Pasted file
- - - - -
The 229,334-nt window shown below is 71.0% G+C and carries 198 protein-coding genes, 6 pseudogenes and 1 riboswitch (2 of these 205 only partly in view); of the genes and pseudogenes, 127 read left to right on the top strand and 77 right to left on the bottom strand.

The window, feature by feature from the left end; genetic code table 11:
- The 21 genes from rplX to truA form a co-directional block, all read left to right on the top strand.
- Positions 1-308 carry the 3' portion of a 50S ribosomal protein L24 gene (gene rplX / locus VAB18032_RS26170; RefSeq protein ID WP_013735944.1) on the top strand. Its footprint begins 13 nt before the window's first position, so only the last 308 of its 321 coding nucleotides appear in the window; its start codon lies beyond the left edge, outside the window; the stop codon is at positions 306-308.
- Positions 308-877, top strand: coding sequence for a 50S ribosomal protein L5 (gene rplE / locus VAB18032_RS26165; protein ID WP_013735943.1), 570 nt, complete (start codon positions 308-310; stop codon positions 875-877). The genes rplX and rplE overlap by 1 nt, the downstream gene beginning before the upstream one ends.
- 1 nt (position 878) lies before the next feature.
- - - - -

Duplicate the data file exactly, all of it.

The 229,334-nt window shown below is 71.0% G+C and carries 198 protein-coding genes, 6 pseudogenes and 1 riboswitch (2 of these 205 only partly in view); of the genes and pseudogenes, 127 read left to right on the top strand and 77 right to left on the bottom strand.

The window, feature by feature from the left end; genetic code table 11:
- The 21 genes from rplX to truA form a co-directional block, all read left to right on the top strand.
- Positions 1-308 carry the 3' portion of a 50S ribosomal protein L24 gene (gene rplX / locus VAB18032_RS26170; RefSeq protein ID WP_013735944.1) on the top strand. Its footprint begins 13 nt before the window's first position, so only the last 308 of its 321 coding nucleotides appear in the window; its start codon lies beyond the left edge, outside the window; the stop codon is at positions 306-308.
- Positions 308-877, top strand: coding sequence for a 50S ribosomal protein L5 (gene rplE / locus VAB18032_RS26165; protein ID WP_013735943.1), 570 nt, complete (start codon positions 308-310; stop codon positions 875-877). The genes rplX and rplE overlap by 1 nt, the downstream gene beginning before the upstream one ends.
- 1 nt (position 878) lies before the next feature.